Take-Away: When a co-trustee also is a trust beneficiary, actions taken by the co-trustee/beneficiary against the other co-trustee may not constitute a breach of trust.

Background: A breach of trust is defined under the Michigan Trust Code as ‘a violation of a duty the trustee owes to a trust beneficiary.’ [MCL 700.7901(1).] Several duties are covered under the Michigan Trust Code, including:

  • (i) the duty to administer the trust in good faith, expeditiously, in accordance with its terms and purposes, for the benefit of the trust beneficiaries [MCL 700.7801];
  • (ii) the duty of loyalty to the trust beneficiaries, which means the trustee ‘shall administer the trust solely in the interests of the trust beneficiaries’ [MCL 700.7802(1)]; and
  • (iii) the duty to take reasonable steps to take control of and protect trust property [MCL 700.7810].

Supplementing the Michigan Trust Code is Michigan’s common law with regard to trusts. It provides that a trustee owes trust beneficiaries the duties of honesty, loyalty, restraint from self-interest and good faith. In re Green Charitable Trust, 172 Mich App 298 (1988).

A recent Michigan Court of Appeals decision focused on several of these duties when the individual named as co-trustee also was one of the trust beneficiaries who filed petitions that were challenged as constituting a breach of trust. Were the petitions filed in the co-trustee’s capacity, or in the capacity as a disgruntled trust beneficiary? Is that a critical distinction?

In re Anne M. Spivak Revocable Trust, Michigan Court of Appeals, Nos. 354465 and 354466 (February 10, 2022)

Facts: Michelle was named as co-trustee of her mother (Anne’s) revocable trust. Another child, Frank (an attorney in the State of Washington) was named as the other co-trustee. Frank was also named as Personal Representative of their mother’s estate. There were 3 other children who seemed to align their beneficial interests with Frank. Both Anne’s Will and Trust emphasized that her children were ‘all equal insofar as their being beneficiaries of her estate.’ Anne’s Will also made reference to Anne’s intent that she did not want any of her children to give up or forfeit any interest in her estate. Anne’s Will also contained a no-contest clause.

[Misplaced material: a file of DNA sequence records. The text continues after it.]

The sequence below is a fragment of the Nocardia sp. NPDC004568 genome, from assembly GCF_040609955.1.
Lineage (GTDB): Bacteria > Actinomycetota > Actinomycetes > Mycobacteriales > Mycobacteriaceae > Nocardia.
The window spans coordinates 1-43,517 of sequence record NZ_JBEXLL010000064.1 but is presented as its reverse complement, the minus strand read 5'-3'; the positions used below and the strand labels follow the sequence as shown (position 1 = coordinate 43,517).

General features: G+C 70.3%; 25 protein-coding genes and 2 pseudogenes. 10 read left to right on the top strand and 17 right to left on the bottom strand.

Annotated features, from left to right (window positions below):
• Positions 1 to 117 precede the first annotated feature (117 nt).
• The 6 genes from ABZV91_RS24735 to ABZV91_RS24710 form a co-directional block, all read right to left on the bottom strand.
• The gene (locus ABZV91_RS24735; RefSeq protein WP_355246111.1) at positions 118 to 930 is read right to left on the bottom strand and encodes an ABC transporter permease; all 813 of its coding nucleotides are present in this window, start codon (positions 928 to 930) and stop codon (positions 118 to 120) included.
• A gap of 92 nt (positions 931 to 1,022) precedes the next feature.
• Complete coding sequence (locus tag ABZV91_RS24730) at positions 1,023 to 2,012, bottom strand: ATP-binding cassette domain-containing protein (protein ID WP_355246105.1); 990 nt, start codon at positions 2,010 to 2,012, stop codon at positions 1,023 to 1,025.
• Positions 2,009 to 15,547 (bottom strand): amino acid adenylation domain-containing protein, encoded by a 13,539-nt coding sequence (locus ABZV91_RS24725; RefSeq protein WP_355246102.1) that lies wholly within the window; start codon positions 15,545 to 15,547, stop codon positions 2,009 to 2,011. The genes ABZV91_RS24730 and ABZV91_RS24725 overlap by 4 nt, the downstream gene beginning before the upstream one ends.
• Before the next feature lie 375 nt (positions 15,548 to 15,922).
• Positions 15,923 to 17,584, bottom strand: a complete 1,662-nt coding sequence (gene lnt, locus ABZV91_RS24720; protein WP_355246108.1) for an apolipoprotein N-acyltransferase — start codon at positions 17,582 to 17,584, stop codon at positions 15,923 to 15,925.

• Testamentary Trust: While Anne’s Will poured over her probate estate assets into her revocable living Trust, the Personal Representative, Frank, was also given the discretion to move the estate property to a new trust to be created by the PR, i.e. a testamentary trust, with terms that had to be consistent with the terms of Anne’s revocable Trust. Frank exercised this authority to create and fund a testamentary trust, and he then registered that testamentary trust in Washington. After some objections, the estate assets were then moved to Washington ‘sitused’ testamentary trust. Michelle declined to serve as co-trustee of the testamentary trust.  Michelle also objected to the registration of the testamentary trust in Washington as a move designed to frustrate her ability to file probate court petitions in Michigan.
  • Annuity: Perhaps the initial source of the siblings’ acrimony was that Anne left an annuity of $60,700 which named Michelle as the sole beneficiary, which obviously passed outside of the probate process. Michelle’s siblings demanded, citing the “all equal” provision in the Will and Trust, that Michelle share the annuity with her siblings. Michelle declined to do so. Frank and a brother then threatened to off-set Michelle’s portion of her share of Anne’s estate by the amount of this annuity.
  • Petitions: Michelle filed several petitions with the Michigan probate court challenging the PR’s creation of the testamentary trust, its registration in Washington, the transfer of assets to Washington, and a separate petition challenging Frank’s actions as co-trustee of Anne’s revocable Trust. Michelle asked the probate court to remove Frank as co-trustee, and for the appointment of a neutral trustee. Unfortunately, some of Michelle’s petitions were filed after the testamentary trust was registered in the State of Washington, thus divesting the Michigan probate court of jurisdiction. (Much of the Court of Appeals decision dealt with the propriety and intent behind Michelle’s various petitions filed with the Michigan probate court.)